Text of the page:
The prerequisites for community-based disasters management in the country have not been coherently explained yet. Therefore, emergency management decision-makers have remained unaware of the crucial role of public participation and harnessing the enormous capacity of local groups in different stages of disaster management (before, during, and after disasters). In light of the aforementioned issues, to fill this research gap, the present study aimed to explain the prerequisites for community-based disaster management in Iran in 2020.

Methods

This data-driven qualitative study was conducted using Strauss and Corbin's systematic approach. The statistical population included
all disaster management experts and non-governmental organizations in universities, the National Disaster Management Organization, the provincial disaster management departments, and senior managers of the Red Crescent Society. Out of this population, 22 subjects were purposefully selected via snowball sampling taking into account the geographical, climatic, cultural, social, and religious diversity of different regions of the country. Since the target group was merely restricted to experts, only those who met the inclusion criteria were selected for the interview.
The inclusion criteria were as follows: a PhD or a master's degree in related fields, at least 10
years of experience in relevant departments or participation in national or international disasters and teaching disaster management topics, as well as familiarity with the culture and social customs of the target community. Therefore, the research sample was selected via purposive sampling from all over the country. Subsequently, the final participants were determined using the theoretical sampling method. The logic and purpose of theoretical sampling are determined by the type of coding. In open coding, no concept is theoretically recorded. Considering that the researcher initially aimed to achieve open codes, sampling continued without restriction until the formation of initial categories and their accurate description. In other words, the logic of sampling in the final stages was the completion of categories. In theoretical sampling, data collection should cease with the saturation of categories.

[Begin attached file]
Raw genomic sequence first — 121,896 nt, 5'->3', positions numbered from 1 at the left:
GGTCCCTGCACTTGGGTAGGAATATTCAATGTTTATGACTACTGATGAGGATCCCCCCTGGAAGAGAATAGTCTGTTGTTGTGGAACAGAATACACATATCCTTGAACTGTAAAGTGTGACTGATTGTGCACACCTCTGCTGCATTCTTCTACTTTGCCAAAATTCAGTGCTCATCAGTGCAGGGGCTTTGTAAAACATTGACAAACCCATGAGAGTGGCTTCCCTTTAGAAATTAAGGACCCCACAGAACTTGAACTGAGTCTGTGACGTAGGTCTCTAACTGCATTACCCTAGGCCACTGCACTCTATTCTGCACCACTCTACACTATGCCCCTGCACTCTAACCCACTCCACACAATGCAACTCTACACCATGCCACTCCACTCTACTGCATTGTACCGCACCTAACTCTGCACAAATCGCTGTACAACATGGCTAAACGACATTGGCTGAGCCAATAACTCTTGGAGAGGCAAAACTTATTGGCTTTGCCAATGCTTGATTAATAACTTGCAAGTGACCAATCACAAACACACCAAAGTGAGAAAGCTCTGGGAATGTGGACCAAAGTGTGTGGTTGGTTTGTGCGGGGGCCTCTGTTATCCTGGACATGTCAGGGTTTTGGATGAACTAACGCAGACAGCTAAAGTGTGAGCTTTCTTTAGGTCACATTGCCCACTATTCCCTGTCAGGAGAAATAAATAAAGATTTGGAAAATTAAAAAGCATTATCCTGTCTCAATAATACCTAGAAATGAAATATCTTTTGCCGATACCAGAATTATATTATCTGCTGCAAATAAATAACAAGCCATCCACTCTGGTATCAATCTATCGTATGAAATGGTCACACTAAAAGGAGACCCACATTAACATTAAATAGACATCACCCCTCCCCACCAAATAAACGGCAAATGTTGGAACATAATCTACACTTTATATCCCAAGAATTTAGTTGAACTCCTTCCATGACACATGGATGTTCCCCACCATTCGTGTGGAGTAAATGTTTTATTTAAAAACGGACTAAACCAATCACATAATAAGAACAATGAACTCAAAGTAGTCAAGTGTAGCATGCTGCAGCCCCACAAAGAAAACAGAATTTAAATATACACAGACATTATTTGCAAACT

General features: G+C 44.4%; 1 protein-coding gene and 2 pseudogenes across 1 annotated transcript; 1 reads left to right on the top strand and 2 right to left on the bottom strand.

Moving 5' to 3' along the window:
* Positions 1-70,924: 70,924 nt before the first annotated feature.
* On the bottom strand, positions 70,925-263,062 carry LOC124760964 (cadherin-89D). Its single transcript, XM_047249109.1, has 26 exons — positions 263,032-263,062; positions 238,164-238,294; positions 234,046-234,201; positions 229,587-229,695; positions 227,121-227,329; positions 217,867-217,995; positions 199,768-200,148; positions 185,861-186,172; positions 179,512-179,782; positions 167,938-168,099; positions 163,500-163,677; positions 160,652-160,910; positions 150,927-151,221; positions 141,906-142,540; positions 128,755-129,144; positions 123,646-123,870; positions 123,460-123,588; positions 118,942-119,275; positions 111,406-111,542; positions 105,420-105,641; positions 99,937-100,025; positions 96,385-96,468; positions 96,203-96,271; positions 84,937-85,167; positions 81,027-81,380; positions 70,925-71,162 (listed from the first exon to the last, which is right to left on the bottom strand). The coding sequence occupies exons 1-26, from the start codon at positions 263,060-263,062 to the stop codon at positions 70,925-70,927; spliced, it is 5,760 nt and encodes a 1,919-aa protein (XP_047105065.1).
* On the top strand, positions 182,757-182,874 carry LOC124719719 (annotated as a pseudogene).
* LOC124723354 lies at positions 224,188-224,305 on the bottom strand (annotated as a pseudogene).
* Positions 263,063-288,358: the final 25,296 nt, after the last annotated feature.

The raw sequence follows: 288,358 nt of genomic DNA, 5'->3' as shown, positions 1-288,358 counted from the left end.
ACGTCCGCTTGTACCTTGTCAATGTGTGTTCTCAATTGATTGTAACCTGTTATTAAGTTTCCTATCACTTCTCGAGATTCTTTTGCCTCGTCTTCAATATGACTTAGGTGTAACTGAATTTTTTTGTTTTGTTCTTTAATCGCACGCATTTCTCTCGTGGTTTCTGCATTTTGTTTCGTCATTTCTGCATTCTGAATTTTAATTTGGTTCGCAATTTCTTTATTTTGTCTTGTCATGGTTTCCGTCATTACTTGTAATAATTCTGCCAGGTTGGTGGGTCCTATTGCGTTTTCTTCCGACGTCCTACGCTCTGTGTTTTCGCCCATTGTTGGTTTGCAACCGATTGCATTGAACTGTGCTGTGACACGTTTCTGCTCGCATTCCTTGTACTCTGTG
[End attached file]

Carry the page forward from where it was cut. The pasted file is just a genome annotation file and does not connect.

The data were collected via semi-structured interviews and to analyze the qualitative data, the recorded interviews were transcribed in detail, followed by open coding. Line-by-line data analysis, which was described by Strauss and Carbin (1998) as the most accurate type of coding, was used to analyze the interviews and assign open codes. After 20 interviews, the researcher found that no new interview code could be obtained; nonetheless, two additional interviews were conducted to ensure data saturation. Therefore, the sample size of this study included 22 cases. The analysis steps were as follows: the open codes were initially textracted; thereafter, the subcategories were obtained by performing analysis and conceptualization, and finally, they were presented as general categories.